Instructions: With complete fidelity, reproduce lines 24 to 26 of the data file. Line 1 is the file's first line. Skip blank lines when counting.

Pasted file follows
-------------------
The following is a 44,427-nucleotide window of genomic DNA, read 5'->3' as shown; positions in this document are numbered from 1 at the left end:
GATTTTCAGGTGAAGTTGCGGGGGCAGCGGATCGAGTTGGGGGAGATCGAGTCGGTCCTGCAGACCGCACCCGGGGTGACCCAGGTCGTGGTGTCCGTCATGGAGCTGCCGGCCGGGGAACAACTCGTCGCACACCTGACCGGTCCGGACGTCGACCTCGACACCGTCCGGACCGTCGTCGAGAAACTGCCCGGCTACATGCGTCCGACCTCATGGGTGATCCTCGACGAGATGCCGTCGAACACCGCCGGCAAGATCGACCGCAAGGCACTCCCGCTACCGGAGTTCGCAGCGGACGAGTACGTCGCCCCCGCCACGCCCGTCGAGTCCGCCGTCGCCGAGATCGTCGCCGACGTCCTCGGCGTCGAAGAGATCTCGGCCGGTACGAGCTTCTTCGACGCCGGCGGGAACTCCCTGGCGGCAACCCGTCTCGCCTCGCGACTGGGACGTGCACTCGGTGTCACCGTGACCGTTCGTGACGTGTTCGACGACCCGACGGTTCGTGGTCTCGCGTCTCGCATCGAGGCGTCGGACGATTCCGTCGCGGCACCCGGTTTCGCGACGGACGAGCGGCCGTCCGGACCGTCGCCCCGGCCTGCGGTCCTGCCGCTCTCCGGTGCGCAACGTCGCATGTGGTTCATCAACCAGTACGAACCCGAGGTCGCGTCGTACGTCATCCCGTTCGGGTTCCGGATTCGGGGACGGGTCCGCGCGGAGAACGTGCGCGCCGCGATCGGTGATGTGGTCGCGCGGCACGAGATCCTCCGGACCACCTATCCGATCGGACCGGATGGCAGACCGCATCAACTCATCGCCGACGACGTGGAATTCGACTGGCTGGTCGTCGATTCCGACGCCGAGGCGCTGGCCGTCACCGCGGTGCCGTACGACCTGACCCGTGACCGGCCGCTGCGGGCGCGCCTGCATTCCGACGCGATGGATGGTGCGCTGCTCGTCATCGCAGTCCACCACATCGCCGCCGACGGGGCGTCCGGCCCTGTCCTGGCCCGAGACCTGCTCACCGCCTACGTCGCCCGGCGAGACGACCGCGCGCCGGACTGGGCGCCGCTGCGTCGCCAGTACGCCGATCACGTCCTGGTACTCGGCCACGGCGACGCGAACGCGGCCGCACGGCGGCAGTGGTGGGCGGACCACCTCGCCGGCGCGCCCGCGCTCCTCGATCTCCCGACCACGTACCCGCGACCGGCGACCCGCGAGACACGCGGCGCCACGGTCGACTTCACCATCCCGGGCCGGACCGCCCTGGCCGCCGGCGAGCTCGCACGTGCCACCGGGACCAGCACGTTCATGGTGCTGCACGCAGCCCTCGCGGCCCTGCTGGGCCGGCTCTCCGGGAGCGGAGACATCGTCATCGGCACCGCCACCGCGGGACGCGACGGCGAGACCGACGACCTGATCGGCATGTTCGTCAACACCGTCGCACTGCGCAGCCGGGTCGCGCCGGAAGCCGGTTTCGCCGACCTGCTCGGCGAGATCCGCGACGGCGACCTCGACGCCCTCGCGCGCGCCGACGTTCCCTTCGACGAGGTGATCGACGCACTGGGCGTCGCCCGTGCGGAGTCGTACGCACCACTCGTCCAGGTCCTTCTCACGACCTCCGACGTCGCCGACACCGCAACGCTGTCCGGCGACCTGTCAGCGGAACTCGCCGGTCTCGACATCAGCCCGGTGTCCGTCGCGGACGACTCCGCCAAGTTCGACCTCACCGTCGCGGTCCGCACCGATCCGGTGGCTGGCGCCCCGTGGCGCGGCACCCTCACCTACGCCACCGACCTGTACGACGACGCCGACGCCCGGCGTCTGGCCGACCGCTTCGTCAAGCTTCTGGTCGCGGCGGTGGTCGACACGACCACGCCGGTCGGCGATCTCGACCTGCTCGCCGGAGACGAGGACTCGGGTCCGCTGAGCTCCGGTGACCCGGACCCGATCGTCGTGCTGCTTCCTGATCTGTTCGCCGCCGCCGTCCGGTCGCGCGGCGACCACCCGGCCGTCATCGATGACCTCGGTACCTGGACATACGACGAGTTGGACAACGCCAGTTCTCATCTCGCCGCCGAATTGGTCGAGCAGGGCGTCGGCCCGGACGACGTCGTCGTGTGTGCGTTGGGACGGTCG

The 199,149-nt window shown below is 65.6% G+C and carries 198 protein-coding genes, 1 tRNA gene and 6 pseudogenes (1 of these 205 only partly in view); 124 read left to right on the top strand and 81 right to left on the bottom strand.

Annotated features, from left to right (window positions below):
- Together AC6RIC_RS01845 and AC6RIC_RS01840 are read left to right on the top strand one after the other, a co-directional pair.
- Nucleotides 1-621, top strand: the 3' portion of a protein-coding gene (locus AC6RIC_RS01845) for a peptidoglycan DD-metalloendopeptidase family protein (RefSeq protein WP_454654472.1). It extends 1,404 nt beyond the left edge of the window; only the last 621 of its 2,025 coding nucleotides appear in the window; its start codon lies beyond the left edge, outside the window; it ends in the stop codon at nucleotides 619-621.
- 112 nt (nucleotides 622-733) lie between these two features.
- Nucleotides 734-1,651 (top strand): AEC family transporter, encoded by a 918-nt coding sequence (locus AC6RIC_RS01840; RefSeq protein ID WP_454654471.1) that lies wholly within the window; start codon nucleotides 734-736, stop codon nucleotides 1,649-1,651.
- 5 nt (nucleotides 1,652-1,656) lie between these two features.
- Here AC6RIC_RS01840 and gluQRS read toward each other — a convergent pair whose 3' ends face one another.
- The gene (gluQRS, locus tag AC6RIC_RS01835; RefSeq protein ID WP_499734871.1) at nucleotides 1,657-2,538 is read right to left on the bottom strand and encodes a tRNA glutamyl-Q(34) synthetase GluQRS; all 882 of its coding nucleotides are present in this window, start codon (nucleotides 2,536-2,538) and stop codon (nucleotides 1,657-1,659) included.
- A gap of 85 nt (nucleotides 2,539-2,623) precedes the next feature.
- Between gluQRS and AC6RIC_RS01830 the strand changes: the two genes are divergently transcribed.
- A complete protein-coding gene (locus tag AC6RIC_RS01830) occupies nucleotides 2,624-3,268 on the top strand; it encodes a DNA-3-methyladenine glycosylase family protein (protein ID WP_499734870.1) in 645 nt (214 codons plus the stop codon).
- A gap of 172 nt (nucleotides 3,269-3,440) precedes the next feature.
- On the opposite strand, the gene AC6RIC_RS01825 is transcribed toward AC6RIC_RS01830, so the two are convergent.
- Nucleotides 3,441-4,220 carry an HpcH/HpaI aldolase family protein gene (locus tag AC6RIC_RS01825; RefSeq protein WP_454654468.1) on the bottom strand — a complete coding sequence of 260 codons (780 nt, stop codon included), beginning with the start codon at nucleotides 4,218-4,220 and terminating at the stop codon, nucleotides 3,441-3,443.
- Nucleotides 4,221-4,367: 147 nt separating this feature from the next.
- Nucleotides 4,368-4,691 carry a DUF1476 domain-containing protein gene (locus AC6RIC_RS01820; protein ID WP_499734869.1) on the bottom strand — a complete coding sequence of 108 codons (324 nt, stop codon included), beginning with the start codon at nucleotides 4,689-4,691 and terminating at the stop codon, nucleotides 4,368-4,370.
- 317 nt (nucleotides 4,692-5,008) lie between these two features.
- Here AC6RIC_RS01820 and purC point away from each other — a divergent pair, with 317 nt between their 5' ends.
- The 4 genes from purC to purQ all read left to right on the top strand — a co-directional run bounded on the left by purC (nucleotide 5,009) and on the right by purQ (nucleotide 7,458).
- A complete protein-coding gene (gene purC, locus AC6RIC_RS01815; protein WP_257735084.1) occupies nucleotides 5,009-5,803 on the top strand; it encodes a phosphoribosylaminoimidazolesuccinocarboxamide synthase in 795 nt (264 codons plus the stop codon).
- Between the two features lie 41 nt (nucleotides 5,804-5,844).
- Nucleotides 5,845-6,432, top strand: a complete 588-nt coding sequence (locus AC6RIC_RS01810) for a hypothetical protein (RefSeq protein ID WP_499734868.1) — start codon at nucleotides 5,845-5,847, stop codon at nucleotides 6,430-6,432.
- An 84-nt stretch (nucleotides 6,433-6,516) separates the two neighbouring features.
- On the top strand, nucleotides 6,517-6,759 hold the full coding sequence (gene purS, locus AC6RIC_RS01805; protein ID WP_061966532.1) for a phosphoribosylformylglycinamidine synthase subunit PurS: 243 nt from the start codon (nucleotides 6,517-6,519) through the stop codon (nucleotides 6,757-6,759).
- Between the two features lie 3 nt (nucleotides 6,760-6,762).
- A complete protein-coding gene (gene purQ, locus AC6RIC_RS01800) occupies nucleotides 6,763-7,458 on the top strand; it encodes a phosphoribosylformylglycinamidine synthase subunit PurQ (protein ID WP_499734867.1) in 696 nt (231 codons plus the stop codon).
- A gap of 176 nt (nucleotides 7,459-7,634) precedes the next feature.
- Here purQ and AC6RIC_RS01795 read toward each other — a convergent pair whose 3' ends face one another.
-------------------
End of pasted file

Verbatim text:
- Between the two features lie 41 nt (nucleotides 5,804-5,844).
- Nucleotides 5,845-6,432, top strand: a complete 588-nt coding sequence (locus AC6RIC_RS01810) for a hypothetical protein (RefSeq protein ID WP_499734868.1) — start codon at nucleotides 5,845-5,847, stop codon at nucleotides 6,430-6,432.
- An 84-nt stretch (nucleotides 6,433-6,516) separates the two neighbouring features.